Apart from the solar energy which still is too expensive in my humble opinion I did also like these articles because it shows you how to build a PC system that consumes as little energy as possible. This would still be great to have even if you then just hook it up to the normal power grid. So if you are in the market for a new PC, why not build your own low energy consuming one?
$5000 for a PV system just to run a PC is nuts. A lot of loptops seem to use a 65 watt or less AC adapter whn plugged into the AC outlet, so the 61 watt PC that they solar powered isn't a big deal (unless I am missing something). They could power it directly with DC with a smaller panel than they are using, and a modest lead acid battery could store power for use at night or when it isn't sunny, for a lot less than $5000.
Just to let you know, I have finally hooked my kill a watt up to my laptop, and it is currently displaying me as using 30 watts. That is with a 17" widescreen monitor. I have a range of about 5 watts to play with, depending on where I set the brightness to.
Soooo.... if you want low power consumption, laptops are the only way to go. I do miss 3.5" harddrives though...
Apart from the solar energy which still is too expensive in my humble opinion ... So if you are in the market for a new PC, why not build your own low energy consuming one?
One of the easiest things to do for now (and reasonbly cheap) is to just buy a notebook PC and hook it up to a docking station for use as a normal desktop when U R home. This is the best of ALL worlds.
1) Its financially friendly because a REAL docking station costs about $100-200 and allows you to buy ONE computer to use at home and away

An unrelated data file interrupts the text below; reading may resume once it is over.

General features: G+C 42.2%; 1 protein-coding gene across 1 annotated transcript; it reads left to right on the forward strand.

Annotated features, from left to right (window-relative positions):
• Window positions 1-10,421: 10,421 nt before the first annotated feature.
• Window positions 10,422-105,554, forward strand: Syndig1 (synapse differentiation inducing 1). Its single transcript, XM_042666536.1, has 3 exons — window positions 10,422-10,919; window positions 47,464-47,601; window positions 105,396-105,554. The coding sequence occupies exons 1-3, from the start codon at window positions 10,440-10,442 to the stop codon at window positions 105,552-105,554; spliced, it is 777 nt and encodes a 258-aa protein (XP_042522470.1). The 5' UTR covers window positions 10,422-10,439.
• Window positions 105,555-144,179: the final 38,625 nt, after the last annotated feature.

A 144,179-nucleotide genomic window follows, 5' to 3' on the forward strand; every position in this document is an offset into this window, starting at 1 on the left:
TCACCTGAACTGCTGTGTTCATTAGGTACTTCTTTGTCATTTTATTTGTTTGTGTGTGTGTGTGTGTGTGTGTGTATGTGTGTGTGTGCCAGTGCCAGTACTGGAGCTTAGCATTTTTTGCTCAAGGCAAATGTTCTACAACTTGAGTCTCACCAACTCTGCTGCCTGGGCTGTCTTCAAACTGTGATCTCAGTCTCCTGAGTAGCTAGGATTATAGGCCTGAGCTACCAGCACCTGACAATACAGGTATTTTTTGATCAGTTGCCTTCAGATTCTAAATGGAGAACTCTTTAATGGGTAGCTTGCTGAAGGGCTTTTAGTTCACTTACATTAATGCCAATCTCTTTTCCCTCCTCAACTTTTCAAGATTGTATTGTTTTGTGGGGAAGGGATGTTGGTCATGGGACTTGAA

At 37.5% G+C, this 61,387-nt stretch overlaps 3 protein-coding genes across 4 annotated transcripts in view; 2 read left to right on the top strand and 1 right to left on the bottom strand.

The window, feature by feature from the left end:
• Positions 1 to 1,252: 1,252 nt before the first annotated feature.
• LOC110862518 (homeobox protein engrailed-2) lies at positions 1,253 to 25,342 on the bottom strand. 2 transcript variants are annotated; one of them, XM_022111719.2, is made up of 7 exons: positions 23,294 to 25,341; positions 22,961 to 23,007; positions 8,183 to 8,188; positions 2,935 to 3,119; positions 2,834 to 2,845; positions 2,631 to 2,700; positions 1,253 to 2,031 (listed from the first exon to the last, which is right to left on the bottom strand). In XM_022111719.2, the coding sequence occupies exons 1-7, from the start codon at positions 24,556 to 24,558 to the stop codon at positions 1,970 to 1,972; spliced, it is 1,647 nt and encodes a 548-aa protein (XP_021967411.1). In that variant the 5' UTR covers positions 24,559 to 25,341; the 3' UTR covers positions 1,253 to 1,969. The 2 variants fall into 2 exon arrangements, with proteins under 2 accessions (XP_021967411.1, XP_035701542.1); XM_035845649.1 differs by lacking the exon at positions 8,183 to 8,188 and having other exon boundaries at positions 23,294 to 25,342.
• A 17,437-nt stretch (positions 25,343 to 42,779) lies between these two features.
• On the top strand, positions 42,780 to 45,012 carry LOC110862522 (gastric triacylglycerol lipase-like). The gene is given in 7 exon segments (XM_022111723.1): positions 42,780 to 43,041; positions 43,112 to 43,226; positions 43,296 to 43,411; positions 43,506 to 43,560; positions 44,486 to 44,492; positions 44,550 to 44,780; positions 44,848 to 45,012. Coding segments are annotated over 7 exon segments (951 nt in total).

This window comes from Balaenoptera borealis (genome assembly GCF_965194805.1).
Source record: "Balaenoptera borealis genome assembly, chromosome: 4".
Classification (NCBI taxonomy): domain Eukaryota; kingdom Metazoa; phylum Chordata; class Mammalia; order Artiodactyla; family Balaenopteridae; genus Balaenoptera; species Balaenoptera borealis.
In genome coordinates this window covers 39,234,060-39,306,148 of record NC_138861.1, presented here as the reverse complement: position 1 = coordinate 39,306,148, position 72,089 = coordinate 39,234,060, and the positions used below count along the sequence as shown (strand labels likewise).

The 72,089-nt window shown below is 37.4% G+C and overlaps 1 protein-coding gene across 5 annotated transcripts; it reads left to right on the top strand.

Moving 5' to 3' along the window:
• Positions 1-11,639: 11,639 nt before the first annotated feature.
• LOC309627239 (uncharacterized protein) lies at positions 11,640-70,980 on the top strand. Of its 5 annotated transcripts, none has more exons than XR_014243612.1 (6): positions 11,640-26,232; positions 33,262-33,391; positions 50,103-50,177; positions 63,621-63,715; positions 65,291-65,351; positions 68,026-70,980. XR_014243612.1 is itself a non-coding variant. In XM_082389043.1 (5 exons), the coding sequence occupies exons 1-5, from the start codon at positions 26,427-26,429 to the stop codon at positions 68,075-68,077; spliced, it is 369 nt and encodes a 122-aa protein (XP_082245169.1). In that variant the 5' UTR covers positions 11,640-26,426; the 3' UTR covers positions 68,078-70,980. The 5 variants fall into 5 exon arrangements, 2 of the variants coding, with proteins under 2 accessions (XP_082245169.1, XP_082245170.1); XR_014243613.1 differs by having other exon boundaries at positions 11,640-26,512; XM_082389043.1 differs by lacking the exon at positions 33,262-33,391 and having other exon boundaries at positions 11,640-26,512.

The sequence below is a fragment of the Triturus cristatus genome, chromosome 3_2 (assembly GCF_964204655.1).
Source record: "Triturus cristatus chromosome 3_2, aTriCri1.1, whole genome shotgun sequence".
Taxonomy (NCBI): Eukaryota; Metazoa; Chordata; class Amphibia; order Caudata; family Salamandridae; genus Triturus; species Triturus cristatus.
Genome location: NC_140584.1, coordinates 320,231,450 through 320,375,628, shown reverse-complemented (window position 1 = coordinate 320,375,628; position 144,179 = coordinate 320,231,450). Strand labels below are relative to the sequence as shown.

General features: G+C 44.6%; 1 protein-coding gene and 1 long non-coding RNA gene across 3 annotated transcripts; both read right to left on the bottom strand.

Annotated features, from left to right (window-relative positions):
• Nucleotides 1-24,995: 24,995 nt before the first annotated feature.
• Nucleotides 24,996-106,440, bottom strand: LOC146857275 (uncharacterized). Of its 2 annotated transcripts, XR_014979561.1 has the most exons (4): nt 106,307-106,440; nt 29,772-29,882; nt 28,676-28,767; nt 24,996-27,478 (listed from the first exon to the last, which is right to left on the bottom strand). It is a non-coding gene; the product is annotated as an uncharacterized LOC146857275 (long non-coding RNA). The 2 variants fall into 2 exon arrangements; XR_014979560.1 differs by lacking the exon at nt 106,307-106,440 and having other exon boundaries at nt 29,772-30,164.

2) It satifies energy efficiency warlords as laptops use VERY little energy when compared to desktops. When mated with an LCD on a docking station, they prob use less than HALF the energy of a desktop. I tested Latitude D600 and it only used about 20watts (according to KillaWatt) turned on as oppossed to Optiplex PC which used more than 4x as much energy. Later this month I will test when both are running apps and post the results.
3)Docking station allows laptop to have ALL PC capabilities that most laptops dont have by themselves. You can add PCI slots and additional CD drives (regular laptop CDRoms and drives, not just USB ones) with the right docking station.
My two cents. I will eventually have this setup at my house solely to save energy. As I said before, I eventually willpost data, but prob not until mid/late October. Hope this helps and stirs ideas and conversation
So it looks like it isn't hard to find a laptop that uses less power than the one in the article. And, they had 260 watts of PVs. Around here, we average 4 peak solar hours a day, so that means that 250 watts of PVs would produce (on a year round average) about a kilowatt hour of power every day. 40 watts times 24 hours is 960 watt hours, so when you figure system losses and inefficiencies, those panels would not quite run a 40 watt load 24 hours a day, year around. But, using it for a few hours a day, you would generate adequate power with 250 watts worth of PVs. They should cost about $5 a watt, or $1250, and mounting etc is extremely variable. A charge controlller could cost $100 to $200, battery and wire, maybe $300 more. We're talking less than $2000 for a modest solar system--I wonder why they spent $5000??